Finland Food: Rahkapullat - Quark-filled Buns

I've just been on vacation in Estonia and I must say I adore the pastries there :) One of my favourite buns is 'rahkapulla' ( a quark filled small pie/bun). They are eaten also in Finland, but I think Estonians bake them far more delicious. I think their quark is better and the same goes with all sourmilk products, like Estonian yogurt, yummy :)

Kohupiim, Estonian quark
I had a truly delicious quark bun there (see my previous post on the lovely pastries of Estonia. Unfortunately for those who cannot understand Finnish,  it's written in my mothertongue...). I also bought some Estonian quark with me and on Friday I finally decided to bake myself.

Rahkapullat (makes appr. 12 buns)

Dough (can be used for making any kind of Finnish buns)
25 g fresh yeast (or 11 g dry yeast)
250 ml milk
100 g butter
90 g sugar
1 tsp ground cardamom seeds
1/2 tsp salt
1 egg (divided in two)
500-550 g wheat flour (high protein)

300-400 g quark
1 egg
50-80 g sugar (depends how sweet you want the filling to be)
1 Tbsp vanilla sugar
2-3 Tbsp lemon juice

Optional: grated zest of 1/2 lemon or a handful of raisins

Dough: If using dry yeast, mix it with half of the wheat flour. Melt the butter, add the milk. Check the temperature: it should be slightly warmer that your fingertips (appr. 38 C) if using fresh yeast. If you are using dry yeast, 42 C is better. Depending on the temperature, warm the mixture a bit or allow it to cool a bit. Crumble the fresh yeast in a bowl, add some of the warm milk-butter mixture and stir until dissolved. Add the rest of the liquid, sugar, salt, cardamom, half of the egg and mix well. Add the flour little by little (if using dry yeast, add first from that flour you've added the yeast) and finally knead it with hands (or with a dough hook of a mixer) until it's smooth. It shouldn't get too dry, so be careful not to use too much flour: the dough should still stick to your hands a bit when kneading it. Too dry dough results in hard buns. Don't knead the dough too long, it leads also to hard buns. Leave under a tea towel to rise in warm, draft-free place until double in size (in my kitchen it usually takes 30-40 minutes.)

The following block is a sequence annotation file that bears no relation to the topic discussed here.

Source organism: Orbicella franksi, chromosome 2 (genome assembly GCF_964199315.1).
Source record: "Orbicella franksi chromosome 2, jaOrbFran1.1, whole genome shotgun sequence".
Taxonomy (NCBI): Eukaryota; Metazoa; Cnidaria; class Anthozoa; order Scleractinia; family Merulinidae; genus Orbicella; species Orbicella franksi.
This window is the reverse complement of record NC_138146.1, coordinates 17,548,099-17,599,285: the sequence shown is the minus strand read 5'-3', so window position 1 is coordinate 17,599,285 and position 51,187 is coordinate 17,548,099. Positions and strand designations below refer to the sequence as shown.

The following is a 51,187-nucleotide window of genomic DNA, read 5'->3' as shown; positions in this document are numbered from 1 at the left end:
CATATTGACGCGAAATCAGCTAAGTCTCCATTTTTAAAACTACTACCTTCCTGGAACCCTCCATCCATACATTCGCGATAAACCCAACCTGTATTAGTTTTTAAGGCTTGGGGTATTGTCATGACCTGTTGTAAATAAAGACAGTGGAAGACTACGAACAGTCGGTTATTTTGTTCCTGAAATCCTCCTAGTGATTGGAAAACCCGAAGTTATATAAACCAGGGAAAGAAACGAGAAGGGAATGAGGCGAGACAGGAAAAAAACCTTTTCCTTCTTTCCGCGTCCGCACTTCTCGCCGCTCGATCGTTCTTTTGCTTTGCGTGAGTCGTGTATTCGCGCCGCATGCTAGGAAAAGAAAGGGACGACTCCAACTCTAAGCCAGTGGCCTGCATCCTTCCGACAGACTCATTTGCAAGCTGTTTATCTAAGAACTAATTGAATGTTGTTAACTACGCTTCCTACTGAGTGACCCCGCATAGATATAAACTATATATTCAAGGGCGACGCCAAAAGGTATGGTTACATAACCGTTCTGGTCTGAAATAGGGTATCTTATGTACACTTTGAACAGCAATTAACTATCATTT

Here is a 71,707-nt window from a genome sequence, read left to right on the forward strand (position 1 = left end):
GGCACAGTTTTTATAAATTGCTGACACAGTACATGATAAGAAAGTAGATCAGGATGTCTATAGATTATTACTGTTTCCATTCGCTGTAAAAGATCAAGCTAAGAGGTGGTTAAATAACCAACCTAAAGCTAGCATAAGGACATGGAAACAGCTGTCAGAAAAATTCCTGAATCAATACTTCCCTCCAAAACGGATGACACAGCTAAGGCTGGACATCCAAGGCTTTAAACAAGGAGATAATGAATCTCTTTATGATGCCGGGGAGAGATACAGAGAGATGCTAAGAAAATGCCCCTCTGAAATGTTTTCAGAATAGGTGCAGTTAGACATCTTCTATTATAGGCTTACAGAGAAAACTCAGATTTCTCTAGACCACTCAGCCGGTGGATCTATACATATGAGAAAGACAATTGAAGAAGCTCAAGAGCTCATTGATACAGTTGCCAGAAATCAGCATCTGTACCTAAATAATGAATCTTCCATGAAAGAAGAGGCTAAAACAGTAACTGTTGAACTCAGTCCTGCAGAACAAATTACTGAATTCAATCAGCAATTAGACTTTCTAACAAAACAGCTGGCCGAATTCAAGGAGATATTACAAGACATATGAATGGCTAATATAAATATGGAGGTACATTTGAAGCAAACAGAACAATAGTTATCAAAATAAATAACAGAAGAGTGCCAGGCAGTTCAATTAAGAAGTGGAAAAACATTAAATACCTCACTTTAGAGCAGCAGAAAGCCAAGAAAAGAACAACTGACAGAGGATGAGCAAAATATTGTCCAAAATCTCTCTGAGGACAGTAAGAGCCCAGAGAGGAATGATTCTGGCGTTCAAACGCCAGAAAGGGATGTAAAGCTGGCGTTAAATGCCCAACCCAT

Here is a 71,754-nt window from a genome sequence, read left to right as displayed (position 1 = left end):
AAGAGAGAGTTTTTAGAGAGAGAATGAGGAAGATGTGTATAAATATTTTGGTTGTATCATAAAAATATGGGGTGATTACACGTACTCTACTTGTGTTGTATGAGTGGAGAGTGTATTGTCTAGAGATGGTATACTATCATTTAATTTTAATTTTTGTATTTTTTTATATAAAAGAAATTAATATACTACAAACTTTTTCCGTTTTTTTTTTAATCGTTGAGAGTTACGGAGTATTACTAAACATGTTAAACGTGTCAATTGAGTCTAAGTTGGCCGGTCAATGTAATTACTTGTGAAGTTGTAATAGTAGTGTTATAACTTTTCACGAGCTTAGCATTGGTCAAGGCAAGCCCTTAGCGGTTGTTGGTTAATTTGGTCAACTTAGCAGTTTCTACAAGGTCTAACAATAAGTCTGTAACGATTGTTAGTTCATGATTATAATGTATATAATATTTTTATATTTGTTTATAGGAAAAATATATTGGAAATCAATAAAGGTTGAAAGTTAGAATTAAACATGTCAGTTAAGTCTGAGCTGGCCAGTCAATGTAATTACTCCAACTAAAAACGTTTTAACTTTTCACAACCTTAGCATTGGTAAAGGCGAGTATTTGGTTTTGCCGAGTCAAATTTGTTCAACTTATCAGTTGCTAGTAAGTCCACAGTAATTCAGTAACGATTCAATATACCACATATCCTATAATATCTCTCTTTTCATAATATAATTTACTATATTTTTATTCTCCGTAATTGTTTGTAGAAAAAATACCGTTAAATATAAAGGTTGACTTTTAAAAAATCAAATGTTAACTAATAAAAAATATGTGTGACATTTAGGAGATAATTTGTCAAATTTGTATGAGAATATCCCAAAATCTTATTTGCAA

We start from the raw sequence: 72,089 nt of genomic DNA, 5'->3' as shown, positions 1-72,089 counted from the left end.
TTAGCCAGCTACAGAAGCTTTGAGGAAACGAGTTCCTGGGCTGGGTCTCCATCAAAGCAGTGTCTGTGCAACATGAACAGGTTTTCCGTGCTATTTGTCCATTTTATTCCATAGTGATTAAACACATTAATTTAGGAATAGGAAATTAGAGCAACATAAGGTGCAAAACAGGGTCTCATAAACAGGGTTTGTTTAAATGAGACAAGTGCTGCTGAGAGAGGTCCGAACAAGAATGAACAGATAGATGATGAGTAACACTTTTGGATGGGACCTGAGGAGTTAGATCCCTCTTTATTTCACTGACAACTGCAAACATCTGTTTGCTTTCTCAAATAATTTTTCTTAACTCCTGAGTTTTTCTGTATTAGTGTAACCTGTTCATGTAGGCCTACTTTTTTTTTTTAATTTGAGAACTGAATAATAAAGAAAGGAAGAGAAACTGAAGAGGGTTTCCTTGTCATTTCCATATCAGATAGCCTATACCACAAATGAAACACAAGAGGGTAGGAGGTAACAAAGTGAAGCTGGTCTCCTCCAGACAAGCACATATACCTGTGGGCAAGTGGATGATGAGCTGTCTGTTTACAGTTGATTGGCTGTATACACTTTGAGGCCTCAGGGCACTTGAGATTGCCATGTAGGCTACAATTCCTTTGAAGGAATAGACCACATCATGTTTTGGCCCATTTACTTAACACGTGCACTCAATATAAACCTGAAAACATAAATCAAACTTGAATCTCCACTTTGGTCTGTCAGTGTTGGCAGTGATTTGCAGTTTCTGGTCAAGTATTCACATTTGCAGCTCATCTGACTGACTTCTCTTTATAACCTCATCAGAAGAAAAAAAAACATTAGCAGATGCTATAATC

Flour the working surface and flip the dough onto it. Sprinkle some more flour and punch the dough down and knead it a bit. Roll it into a roll shape and divide it to equal portions (appr. 12). Form into balls and then flatten them with a rolling pin or by hand. Place them on a baking tray lined with baking paper. Cover with a cloth and leave to rise for 20-30 minutes. Meanwhile preheat the oven to 200 C and make the filling.

Filling: If using Finnish quark, put it in a coffee filter to drain for a couple hours. Estonian quark is more dry. You could also substitute ricotta for the quark, but in that case I would put a lot of lemon juice to get that lovely sourness. Combine all the ingredients (the amounts can be varied as you like). I like my quark filling to be very sour, so I use a lot of lemon juice. You can also add a handful of raisins or grated zest of half  a lemon.

When the buns have risen, press a hole in the middle of a bun with a glass. Brush them with the remaining egg (the other half was used when making the dough). Spoon the quark mixture into the hole. Bake for 10-15 minutes until the buns are golden-brown and the quark still hasn't got any colour.

Enjoy with coffee or tea :)

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